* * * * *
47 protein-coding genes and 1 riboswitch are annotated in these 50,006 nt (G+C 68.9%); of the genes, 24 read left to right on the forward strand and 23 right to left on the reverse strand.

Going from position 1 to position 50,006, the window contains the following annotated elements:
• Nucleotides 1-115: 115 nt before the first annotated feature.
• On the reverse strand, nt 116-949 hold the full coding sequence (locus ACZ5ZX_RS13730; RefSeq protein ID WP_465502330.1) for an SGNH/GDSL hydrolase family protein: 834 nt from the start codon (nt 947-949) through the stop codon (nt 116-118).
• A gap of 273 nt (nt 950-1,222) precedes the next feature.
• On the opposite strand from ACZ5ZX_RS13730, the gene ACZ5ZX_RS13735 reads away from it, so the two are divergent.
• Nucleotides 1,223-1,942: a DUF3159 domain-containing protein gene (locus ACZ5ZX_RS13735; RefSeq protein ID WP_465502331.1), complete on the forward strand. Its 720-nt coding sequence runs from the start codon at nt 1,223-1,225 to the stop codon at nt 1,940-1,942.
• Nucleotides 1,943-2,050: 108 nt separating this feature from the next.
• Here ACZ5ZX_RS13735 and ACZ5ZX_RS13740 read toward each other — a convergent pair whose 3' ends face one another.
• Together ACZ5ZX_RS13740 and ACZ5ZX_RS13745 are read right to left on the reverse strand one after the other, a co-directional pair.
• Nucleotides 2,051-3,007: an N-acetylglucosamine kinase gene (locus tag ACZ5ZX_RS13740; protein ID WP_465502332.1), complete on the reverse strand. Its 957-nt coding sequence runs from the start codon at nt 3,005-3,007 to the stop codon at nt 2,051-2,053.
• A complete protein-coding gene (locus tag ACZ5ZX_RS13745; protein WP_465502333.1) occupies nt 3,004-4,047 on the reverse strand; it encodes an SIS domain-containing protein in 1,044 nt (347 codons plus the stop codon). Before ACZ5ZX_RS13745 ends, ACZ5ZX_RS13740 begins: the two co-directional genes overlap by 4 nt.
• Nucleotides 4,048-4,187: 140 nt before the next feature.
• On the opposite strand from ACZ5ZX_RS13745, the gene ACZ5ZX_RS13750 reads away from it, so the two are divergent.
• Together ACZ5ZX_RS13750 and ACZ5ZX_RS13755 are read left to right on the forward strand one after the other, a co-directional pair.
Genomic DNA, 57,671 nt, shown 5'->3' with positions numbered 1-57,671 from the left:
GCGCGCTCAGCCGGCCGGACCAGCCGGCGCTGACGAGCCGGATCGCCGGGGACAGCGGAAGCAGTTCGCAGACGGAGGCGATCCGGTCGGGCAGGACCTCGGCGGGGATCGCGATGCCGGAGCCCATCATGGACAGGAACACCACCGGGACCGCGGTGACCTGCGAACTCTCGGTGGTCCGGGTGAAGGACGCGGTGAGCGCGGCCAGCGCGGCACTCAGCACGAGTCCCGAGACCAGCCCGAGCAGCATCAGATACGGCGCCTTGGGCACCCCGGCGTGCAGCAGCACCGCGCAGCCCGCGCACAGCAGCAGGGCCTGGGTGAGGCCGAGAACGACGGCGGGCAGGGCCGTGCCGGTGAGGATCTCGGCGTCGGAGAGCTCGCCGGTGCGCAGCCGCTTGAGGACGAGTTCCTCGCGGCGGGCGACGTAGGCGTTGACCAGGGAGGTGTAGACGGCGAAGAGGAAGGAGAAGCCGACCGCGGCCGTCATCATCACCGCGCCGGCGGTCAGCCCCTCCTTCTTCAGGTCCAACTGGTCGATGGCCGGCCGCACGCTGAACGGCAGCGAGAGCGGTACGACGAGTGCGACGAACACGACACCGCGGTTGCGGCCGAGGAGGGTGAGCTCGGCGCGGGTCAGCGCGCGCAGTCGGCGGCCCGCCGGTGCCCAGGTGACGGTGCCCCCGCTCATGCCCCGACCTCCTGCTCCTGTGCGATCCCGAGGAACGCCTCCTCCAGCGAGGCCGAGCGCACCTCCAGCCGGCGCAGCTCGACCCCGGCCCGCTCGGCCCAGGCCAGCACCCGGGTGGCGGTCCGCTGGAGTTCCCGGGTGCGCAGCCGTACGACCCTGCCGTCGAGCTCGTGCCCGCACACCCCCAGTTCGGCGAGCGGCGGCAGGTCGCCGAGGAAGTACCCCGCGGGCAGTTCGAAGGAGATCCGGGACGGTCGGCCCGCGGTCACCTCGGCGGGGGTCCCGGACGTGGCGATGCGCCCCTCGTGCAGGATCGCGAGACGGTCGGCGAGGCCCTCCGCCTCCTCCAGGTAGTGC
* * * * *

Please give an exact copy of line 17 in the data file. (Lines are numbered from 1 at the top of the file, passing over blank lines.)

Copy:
GCGCGCTCAGCCGGCCGGACCAGCCGGCGCTGACGAGCCGGATCGCCGGGGACAGCGGAAGCAGTTCGCAGACGGAGGCGATCCGGTCGGGCAGGACCTCGGCGGGGATCGCGATGCCGGAGCCCATCATGGACAGGAACACCACCGGGACCGCGGTGACCTGCGAACTCTCGGTGGTCCGGGTGAAGGACGCGGTGAGCGCGGCCAGCGCGGCACTCAGCACGAGTCCCGAGACCAGCCCGAGCAGCATCAGATACGGCGCCTTGGGCACCCCGGCGTGCAGCAGCACCGCGCAGCCCGCGCACAGCAGCAGGGCCTGGGTGAGGCCGAGAACGACGGCGGGCAGGGCCGTGCCGGTGAGGATCTCGGCGTCGGAGAGCTCGCCGGTGCGCAGCCGCTTGAGGACGAGTTCCTCGCGGCGGGCGACGTAGGCGTTGACCAGGGAGGTGTAGACGGCGAAGAGGAAGGAGAAGCCGACCGCGGCCGTCATCATCACCGCGCCGGCGGTCAGCCCCTCCTTCTTCAGGTCCAACTGGTCGATGGCCGGCCGCACGCTGAACGGCAGCGAGAGCGGTACGACGAGTGCGACGAACACGACACCGCGGTTGCGGCCGAGGAGGGTGAGCTCGGCGCGGGTCAGCGCGCGCAGTCGGCGGCCCGCCGGTGCCCAGGTGACGGTGCCCCCGCTCATGCCCCGACCTCCTGCTCCTGTGCGATCCCGAGGAACGCCTCCTCCAGCGAGGCCGAGCGCACCTCCAGCCGGCGCAGCTCGACCCCGGCCCGCTCGGCCCAGGCCAGCACCCGGGTGGCGGTCCGCTGGAGTTCCCGGGTGCGCAGCCGTACGACCCTGCCGTCGAGCTCGTGCCCGCACACCCCCAGTTCGGCGAGCGGCGGCAGGTCGCCGAGGAAGTACCCCGCGGGCAGTTCGAAGGAGATCCGGGACGGTCGGCCCGCGGTCACCTCGGCGGGGGTCCCGGACGTGGCGATGCGCCCCTCGTGCAGGATCGCGAGACGGTCGGCGAGGCCCTCCGCCTCCTCCAGGTAGTGC